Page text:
Laura Miller writes in today’s New York Times:
I doubt I bought a single new hardcover book for myself (as opposed to for a class) until sometime after I’d turned 30. Being underemployed and unencumbered by children like a lot of people in their 20’s, I read a lot, but the only new books I could afford were paperbacks. So I waited for the new novel everyone was talking about to come out in paperback.
When I read things like this, I’m always astonished. It’s as though certain “influentials” in Manhattan have never heard of (let alone set foot in) a library. I almost never buy new books anymore (I used to drop $100 easily on books in a month, and I often didn’t read what I bought; now if I don’t read it I return it). Between the Ann Arbor District Library and the university library, I have more new books available to me than I could read in a year if I had 24 hours a day to read them. I may have to wait a few weeks to get that new book I have my heart set on, but in the meantime there’s plenty of other stuff to read. To me, that’s probably one of the two or three greatest things about living here.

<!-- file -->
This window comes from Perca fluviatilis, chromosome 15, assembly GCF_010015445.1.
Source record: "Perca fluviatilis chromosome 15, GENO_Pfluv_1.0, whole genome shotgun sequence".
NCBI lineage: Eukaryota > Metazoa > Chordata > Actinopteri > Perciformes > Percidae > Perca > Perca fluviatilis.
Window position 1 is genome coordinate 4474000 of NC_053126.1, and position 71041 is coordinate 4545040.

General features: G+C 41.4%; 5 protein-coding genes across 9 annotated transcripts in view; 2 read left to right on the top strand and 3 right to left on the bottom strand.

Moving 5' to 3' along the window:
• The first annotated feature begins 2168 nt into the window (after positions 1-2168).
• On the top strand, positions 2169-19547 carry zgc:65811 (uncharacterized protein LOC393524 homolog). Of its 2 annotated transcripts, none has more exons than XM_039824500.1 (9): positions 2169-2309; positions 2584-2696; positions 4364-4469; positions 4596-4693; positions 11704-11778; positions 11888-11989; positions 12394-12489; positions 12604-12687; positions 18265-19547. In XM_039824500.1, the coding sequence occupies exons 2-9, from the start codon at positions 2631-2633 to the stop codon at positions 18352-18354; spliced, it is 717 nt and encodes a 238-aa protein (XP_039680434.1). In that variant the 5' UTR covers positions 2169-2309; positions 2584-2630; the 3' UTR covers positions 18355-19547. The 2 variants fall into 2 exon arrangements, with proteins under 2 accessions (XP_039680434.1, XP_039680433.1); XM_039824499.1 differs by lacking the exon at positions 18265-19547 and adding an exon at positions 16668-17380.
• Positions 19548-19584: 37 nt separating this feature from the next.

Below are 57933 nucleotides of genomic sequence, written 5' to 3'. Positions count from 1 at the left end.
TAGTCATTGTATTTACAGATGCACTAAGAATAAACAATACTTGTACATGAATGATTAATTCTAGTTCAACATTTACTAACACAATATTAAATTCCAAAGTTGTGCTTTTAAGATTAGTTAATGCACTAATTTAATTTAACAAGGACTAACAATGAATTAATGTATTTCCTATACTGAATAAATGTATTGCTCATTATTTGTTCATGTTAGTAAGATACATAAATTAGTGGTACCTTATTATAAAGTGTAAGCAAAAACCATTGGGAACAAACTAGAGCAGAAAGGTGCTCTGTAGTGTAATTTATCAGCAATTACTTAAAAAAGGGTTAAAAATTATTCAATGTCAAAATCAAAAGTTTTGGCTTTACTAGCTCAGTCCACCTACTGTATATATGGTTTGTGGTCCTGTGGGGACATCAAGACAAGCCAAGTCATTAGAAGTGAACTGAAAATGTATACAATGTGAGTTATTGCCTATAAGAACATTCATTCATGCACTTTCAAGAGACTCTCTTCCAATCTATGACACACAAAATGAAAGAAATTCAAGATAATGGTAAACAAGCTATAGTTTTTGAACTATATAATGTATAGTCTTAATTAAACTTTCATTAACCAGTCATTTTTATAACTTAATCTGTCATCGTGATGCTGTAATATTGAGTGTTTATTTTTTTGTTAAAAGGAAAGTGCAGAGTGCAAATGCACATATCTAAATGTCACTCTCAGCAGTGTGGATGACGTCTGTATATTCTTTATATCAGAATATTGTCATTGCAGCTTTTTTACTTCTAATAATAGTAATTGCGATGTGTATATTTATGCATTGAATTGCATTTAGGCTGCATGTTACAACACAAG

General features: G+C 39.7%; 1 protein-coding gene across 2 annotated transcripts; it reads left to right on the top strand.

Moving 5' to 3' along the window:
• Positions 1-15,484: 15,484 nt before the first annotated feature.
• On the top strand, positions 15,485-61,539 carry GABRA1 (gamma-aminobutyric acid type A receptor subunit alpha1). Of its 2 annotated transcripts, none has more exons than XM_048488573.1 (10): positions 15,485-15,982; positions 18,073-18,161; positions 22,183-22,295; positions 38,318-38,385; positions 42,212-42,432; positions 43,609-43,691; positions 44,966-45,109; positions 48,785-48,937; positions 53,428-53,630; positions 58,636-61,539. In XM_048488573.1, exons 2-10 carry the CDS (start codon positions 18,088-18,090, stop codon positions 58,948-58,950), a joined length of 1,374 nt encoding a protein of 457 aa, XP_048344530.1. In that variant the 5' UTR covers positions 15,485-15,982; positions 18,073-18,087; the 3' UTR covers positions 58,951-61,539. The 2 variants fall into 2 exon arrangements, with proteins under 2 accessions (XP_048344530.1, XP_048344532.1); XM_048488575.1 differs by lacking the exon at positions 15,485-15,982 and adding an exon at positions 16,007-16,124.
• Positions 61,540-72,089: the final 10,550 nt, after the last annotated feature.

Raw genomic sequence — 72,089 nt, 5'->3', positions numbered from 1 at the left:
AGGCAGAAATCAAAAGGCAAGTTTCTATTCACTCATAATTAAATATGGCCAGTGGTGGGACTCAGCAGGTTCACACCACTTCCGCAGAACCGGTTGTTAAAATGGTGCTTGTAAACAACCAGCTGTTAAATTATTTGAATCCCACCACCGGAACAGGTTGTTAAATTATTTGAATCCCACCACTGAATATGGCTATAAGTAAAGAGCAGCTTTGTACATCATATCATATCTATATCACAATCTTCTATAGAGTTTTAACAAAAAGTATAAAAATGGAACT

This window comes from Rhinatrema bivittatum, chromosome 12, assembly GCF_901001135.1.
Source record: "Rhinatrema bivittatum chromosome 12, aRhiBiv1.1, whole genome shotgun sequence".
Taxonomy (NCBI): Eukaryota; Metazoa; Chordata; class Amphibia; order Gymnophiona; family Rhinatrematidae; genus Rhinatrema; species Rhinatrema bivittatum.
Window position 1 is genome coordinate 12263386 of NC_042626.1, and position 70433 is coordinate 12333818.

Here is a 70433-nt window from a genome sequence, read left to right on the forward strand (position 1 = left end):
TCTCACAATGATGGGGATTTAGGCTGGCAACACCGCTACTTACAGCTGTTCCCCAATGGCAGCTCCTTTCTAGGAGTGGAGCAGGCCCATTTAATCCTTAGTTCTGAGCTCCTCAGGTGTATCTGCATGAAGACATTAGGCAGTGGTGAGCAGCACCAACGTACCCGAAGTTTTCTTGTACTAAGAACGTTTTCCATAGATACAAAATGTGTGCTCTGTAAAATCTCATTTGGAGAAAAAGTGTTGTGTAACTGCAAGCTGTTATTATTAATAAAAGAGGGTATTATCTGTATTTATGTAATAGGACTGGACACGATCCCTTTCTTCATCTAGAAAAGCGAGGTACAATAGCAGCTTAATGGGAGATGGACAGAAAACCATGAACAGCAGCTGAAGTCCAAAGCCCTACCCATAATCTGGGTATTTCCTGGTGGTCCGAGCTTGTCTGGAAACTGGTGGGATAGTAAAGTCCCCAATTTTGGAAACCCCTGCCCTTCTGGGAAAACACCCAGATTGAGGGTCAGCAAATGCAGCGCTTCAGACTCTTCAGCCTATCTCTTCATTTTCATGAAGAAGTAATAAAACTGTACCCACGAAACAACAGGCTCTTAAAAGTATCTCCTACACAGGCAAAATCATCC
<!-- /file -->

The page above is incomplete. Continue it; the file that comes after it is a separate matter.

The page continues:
Of course, saying I get all my new books from the library is probably not as glamorous as saying I buy hardcovers or paperbacks at Borders, but I couldn’t care less.